96th Infantry Division Deadeyes Asssociation

Secret Troop Movement
  General Patton's Third Army was pushing through France with his tanks, and General MacArthur was island hopping in the Pacific.  Finally, in New Guinea he was getting ready for the return to the Philippines.  Each needed more troops, especially the infantrymen.  So here we are, the 96th Infantry, at Camp Carson, Colorado, the day that the sergeant had us fall out in first class in suntans, which was unusual, or were on pass to go to Colorado Springs for a good time.  Naturally, no one told us that we were leaving, but bording the train going????  This was the longest damn train that I ever saw, with a huge engine, but then that was what was needed to pull through the Rockies in Colorado.

   We learned later that the 96th was split - half to Europe/Bulge, the other for MacArthur's liberation of the Philippines.  The iron railroad cars were built solid and were not made for comfort.  Each car held about forty soldiers.  I remember the hard wooden seats - at least the backs were movable so that two faced back and two faced front.  That way, we could sit together and shoot the bull.  The order was all window shades down, a guard at each end of the car, and no unnecessary moving around in the car.

   A couple of days and nights of going through the mountains and winding about the country.  We could hear the steam engine straining, huffing and puffing.  We were three cars back from the engine and could hear the click and clack of the wheels on the rails with the smell of coal smoke as it drifted by.

   Finally, we crossed the river on a railroad bridge into California.  The train slowed and pulled into a station.  Hot! Hot! (Noon) and humid.  The guards out.  We filed off single-file into the station.  First the "can", and then in line to get a box lunch.  That's when I discovered we were at the railroad "Harvey House" located in the Mojave Desert.  We were in Needles, California, and I now knew where we were.  And I also knew there was nothing ahed but more desert.  The next stop would be Barstow, Californiaq, and a railroad center for all rail traffric to the Pacific.  So that meant more box lunch dinner at the "Harvey House".  I knew Barstow well, and my Grandpa had a hay ranch twelve miles out in Hinkley.  My family also lived there because of a new Freeway in Los Angeles, which took out our house there.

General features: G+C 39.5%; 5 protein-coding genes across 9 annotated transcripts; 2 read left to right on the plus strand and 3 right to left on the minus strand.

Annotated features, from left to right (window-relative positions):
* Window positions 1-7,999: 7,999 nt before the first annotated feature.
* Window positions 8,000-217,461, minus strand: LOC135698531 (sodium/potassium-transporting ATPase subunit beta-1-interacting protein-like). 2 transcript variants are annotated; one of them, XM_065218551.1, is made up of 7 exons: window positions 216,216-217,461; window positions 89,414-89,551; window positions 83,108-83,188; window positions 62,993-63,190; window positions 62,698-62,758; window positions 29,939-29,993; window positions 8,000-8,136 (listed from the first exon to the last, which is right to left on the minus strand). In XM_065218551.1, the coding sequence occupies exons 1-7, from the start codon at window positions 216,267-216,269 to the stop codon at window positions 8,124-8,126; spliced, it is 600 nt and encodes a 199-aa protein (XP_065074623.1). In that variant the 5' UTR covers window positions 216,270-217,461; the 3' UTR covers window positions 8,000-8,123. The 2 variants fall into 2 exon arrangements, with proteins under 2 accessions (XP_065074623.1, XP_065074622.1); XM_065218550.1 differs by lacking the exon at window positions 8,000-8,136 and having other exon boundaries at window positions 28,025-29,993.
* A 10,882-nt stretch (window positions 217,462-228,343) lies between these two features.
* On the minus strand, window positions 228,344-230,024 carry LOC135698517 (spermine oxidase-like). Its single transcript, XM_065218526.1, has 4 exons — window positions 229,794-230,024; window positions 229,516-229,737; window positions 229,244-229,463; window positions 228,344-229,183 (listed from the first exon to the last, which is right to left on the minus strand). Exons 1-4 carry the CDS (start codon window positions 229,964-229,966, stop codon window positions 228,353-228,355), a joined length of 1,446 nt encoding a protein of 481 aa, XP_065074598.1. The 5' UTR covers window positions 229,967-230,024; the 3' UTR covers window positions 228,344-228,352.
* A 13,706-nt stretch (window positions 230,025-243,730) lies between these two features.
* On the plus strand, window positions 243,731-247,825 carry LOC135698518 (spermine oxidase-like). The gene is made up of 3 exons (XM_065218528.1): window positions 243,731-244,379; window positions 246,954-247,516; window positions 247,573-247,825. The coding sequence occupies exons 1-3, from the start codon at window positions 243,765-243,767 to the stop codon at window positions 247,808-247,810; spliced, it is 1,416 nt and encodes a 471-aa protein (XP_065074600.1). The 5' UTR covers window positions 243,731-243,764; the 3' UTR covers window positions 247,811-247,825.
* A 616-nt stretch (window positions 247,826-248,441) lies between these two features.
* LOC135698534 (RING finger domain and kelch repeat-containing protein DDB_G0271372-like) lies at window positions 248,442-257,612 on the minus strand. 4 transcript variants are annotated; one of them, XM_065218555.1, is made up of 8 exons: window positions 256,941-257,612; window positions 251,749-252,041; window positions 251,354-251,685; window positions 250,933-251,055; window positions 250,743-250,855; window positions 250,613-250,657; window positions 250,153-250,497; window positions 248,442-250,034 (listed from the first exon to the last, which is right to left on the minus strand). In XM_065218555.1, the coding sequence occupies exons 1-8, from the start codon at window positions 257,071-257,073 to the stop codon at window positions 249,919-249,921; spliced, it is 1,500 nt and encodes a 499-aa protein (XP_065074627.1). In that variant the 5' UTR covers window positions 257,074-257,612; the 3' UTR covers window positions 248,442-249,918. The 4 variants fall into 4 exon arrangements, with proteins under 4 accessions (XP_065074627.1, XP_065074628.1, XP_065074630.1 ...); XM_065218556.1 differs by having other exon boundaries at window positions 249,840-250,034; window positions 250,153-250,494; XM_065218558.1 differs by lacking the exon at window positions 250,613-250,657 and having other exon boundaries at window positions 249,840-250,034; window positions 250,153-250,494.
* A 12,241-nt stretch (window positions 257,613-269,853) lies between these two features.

That gave me a great idea!  I spotted a public phone outside the restroom, and by golly I had a nickel.  I quickly dialed "O".  I said, "Operator, I need to call Dixie Corner at Hinkley and. please, collect."  I waited, and could hardly believe that Mrs. McCormick accepted the call.  I talked to Mrs. McCormick (she had a son in the Navy) without giving away our "Secret Troop Movement".  I asked Mrs. McCormick please tell my mother I will be at the "Harvey House" around 5 PM.  Thank you.

   Time did drag on as we rambled across the hot Mojave Desert.  I was geting excited and nervous about what I had done.  How was I going to see my mother without the MPs putting me in a stockade?  Buit remember that we were all in our twenties.

   Well, the train ground to a halt, and the engine stopped near the Barstow Bridge.  Guards out, single file, same routine.  Oops!  Only now, I stepped off and my family had parked their '34 Ford two-door at the corner of the brick depot.  My mother was waving ande calling, "Harvey, Harvey, over here!"  The sergeant pulled me out of line and said, "What's this?"  I said, "Oh, it's my m,ther.  Can I tell her hello?"  By that time the shock had worn off, and he said, "Make it short and get back on the train.  Do you understand, soldier?"  A sarge with a heart?

   Well, my whole family was there now, brothers Ray and Ralph and Uncle John, and a box lunch too!  And fried chicken for the guys and me.  I will always remember this as a very import6ant time of my life.  The rest of the soldiers on the train never had such an opportunity before going overseas. 

   Later, at our port of embarkation, Fort Ord, everyone thought we were to get a ten-day home leave before overseas duty.  Another train at midnight.  We pulled into San Francisco and again, single file and onto an Army transport ship.  I can remember going under the Golden Gate Bridge.  We threw pennies over for good luck!

   To this day I feel sad that on this "Secret Troop Train" of hundreds of soldiers, I was the only one to see my folks before leaving for overseas, especially when ur infantry casualties were so high.

   I have four grown children, nine grandchildren and one new great-grandchild.  The Good Lord has been good to me.

  P.S.  I hope the Army didn't find out that they had a sergeant with a "big heart".  Thanks, sarge!  I will always remember your compassion.